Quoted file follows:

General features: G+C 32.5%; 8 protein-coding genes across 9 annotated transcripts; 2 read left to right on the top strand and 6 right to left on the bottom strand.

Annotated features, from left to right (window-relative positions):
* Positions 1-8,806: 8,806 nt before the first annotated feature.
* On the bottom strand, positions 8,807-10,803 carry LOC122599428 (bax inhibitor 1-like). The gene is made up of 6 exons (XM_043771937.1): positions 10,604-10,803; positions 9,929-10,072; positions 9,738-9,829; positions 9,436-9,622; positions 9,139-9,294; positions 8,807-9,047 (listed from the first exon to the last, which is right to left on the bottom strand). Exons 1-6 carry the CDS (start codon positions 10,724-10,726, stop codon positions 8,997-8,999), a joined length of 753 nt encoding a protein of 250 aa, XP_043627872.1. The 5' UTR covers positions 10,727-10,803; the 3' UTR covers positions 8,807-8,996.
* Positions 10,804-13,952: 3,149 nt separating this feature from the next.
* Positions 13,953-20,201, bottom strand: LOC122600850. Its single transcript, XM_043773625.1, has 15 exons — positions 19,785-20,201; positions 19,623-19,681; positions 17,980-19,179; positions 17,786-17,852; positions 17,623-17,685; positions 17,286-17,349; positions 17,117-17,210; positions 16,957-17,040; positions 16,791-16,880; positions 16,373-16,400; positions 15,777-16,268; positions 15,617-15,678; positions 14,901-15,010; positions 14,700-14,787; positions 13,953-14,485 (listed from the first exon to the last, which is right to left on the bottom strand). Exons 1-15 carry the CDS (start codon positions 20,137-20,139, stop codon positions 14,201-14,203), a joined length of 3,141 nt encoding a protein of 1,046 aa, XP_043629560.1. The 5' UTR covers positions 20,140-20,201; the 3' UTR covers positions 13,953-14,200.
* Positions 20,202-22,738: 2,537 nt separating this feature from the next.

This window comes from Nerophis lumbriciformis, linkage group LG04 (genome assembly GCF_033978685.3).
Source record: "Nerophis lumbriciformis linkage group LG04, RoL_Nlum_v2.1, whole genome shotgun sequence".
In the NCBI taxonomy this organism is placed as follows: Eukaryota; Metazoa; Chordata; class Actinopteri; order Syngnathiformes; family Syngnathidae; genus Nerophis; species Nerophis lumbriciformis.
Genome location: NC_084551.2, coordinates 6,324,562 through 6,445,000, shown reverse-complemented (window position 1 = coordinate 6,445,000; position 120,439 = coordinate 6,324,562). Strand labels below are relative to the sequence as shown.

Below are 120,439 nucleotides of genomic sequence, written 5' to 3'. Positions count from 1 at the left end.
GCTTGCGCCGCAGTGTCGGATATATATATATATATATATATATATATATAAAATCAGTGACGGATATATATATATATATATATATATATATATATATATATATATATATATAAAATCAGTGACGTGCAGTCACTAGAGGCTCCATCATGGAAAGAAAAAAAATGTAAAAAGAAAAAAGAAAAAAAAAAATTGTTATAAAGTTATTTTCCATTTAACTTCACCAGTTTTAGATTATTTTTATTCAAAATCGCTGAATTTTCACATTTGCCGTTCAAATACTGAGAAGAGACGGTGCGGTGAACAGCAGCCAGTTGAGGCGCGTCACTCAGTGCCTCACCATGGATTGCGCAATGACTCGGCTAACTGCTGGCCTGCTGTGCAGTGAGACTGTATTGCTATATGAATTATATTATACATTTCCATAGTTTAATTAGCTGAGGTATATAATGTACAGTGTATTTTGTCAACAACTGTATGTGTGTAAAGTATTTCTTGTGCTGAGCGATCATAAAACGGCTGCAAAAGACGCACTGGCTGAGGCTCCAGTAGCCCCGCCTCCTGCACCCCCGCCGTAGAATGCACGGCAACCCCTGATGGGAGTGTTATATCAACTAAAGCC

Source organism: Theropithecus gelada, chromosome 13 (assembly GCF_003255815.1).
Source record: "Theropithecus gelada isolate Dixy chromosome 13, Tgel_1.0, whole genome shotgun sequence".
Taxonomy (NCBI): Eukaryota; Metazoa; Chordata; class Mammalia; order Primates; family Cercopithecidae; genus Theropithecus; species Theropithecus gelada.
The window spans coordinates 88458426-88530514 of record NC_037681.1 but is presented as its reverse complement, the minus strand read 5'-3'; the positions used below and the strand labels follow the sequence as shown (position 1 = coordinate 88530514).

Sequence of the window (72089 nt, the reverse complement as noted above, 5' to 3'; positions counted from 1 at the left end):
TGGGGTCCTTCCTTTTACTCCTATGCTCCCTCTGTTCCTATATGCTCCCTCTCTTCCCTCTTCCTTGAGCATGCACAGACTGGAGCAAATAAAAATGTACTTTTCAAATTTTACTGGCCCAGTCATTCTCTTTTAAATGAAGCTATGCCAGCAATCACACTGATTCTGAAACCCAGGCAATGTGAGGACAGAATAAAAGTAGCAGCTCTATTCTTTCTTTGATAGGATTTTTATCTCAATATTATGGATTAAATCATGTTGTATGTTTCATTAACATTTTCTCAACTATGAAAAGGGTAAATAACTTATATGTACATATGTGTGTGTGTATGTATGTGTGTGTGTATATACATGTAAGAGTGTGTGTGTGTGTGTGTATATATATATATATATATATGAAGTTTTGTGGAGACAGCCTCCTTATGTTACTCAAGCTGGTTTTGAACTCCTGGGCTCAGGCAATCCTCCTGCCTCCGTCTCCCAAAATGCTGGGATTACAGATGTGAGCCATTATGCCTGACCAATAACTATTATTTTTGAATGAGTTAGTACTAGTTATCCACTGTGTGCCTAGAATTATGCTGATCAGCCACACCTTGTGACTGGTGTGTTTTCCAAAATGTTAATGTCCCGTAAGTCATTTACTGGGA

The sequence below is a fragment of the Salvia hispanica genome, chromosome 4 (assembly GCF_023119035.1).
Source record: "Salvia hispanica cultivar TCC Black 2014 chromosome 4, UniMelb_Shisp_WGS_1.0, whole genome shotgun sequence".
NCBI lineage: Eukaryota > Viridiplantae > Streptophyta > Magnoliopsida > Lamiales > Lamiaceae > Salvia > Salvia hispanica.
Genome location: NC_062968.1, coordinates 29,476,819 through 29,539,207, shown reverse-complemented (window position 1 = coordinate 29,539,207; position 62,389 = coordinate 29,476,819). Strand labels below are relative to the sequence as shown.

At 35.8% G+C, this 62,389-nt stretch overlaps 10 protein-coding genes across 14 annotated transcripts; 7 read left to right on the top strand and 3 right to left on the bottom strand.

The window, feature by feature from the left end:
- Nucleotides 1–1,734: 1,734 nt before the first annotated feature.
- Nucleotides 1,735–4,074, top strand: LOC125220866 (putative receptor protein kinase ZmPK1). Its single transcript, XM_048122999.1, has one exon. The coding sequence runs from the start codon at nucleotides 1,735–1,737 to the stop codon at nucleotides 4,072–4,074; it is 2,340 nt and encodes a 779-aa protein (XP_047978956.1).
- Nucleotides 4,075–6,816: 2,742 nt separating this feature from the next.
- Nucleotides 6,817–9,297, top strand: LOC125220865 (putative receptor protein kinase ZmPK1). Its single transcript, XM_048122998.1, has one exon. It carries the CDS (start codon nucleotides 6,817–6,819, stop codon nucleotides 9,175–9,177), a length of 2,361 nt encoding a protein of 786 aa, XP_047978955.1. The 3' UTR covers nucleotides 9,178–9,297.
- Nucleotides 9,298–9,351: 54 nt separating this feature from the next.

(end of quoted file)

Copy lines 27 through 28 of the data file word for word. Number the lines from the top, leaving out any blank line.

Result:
- Nucleotides 1,735–4,074, top strand: LOC125220866 (putative receptor protein kinase ZmPK1). Its single transcript, XM_048122999.1, has one exon. The coding sequence runs from the start codon at nucleotides 1,735–1,737 to the stop codon at nucleotides 4,072–4,074; it is 2,340 nt and encodes a 779-aa protein (XP_047978956.1).
- Nucleotides 4,075–6,816: 2,742 nt separating this feature from the next.